A recent research study suggests that leukemia onset risk can be predicted through genetic testing. Researchers at Severance Hospital, led by Dr. Min Yoo Hong, Dr. June-Won Cheong, Dr. Jong Rak Choi, and Dr. Seung-Tae Lee, found that 10% of analyzed patients diagnosed with leukemia carry a germ line mutation (mutation in sex cells, that can be transferred to offspring). Leukemia, which is often accompanied by genetic mutations, originates from bone marrow stem cells that produce blood cells. Leukemia patients have recently been increasing. Even though various drugs and treatment methods are being developed, treating leukemia is difficult and total survival rate is 40%; among elderly, survival rate is 10%. Because genetic mutations are the biggest risk factors for leukemia onset and prognosis, the World Health Organization recommends genetic testing to acute myeloid leukemia patients, including germ line genetic testing. There are between 10s and 100s of mutations that increase risk of leukemia, so a method to test all mutations is crucial. Next generation sequencing (NGS) of DNA has recently become an effective and useful tool for genetic analysis, and the research team at Severance Hospital analyzed bone marrow cancer patients for a correlation between germ line mutations and bone marrow cancers. Of the 129 bone marrow blood cancer patients (95 leukemia) tested between 2016-2017, 8.4~11.6% carried innate germ line mutations.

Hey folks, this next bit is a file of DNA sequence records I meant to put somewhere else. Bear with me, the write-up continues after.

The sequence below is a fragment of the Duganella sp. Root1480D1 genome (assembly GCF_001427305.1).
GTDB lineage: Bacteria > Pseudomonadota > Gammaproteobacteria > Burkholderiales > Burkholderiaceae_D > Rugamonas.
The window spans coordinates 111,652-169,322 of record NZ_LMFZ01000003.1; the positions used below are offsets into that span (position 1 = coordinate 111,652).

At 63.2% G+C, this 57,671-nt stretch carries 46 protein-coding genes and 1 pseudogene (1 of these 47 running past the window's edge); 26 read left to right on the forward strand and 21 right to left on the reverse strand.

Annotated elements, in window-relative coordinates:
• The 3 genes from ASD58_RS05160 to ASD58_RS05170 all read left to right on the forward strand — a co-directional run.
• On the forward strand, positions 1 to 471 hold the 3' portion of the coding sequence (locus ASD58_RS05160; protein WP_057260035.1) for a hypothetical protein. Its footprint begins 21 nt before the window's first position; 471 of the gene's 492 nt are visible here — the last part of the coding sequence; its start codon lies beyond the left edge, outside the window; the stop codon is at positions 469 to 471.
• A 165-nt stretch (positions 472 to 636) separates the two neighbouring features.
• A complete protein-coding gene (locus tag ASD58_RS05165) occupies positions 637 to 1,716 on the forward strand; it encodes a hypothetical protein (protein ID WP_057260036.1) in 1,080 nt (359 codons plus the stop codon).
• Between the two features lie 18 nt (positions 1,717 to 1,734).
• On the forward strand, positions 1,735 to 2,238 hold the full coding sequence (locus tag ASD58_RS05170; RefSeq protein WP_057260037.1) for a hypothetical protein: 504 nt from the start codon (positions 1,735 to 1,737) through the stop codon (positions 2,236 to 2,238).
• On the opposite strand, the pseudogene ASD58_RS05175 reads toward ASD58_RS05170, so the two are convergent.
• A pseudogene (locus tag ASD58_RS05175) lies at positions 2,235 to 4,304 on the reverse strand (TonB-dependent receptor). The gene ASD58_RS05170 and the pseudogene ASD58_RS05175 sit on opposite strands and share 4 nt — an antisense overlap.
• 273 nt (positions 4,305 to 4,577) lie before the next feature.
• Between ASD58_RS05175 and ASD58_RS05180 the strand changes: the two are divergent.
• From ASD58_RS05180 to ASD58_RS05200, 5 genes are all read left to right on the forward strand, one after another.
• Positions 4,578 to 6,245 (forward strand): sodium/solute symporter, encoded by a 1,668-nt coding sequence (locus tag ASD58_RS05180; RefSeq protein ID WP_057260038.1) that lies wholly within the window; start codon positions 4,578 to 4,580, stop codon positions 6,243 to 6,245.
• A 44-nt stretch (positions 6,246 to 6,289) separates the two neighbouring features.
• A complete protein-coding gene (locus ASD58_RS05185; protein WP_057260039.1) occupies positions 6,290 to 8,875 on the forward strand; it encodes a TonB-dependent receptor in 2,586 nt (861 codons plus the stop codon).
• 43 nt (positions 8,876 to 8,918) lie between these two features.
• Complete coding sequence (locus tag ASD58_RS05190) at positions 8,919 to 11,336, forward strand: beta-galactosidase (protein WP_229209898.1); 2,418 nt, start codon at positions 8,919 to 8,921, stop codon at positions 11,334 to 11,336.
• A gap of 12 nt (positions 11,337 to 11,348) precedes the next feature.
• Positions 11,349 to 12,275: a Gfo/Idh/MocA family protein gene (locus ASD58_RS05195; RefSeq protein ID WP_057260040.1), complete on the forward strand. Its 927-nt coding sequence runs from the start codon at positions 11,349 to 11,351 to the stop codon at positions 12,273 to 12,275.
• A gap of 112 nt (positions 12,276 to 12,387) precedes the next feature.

Mutant genes were discovered in a wide age range between 3 and 72.
For an acute myeloid leukemia (male, 64), NGS genetic testing showed a presence of a NBN germ line mutation. Two of his daughters, one who has been diagnosed with acute myeloid leukemia, carry this mutation, while his son does not. Doctors transplanted the son’s bone marrow stem cells to the same family patients, who are still in remission.
Dr. June-Won Cheong stated that “genetics has not been considered a significant risk factor for leukemia, but newly collected data shows that leukemia has a significant genetic factor in Korean patients.” He also stated that “NGS genetic testing of a patient’s family members is important for determining those who do not carry the mutation, and using their bone marrow for transplant treatment. Also, genetic testing is important for personal diagnosis and future prevention of leukemia.” These research results were published in the March edition of the international journal called PLOS ONE.
PLoS One. 2019 Mar 6;14(3) (https://journals.plos.org/plosone/article?id=10.1371/journal.pone.0212228)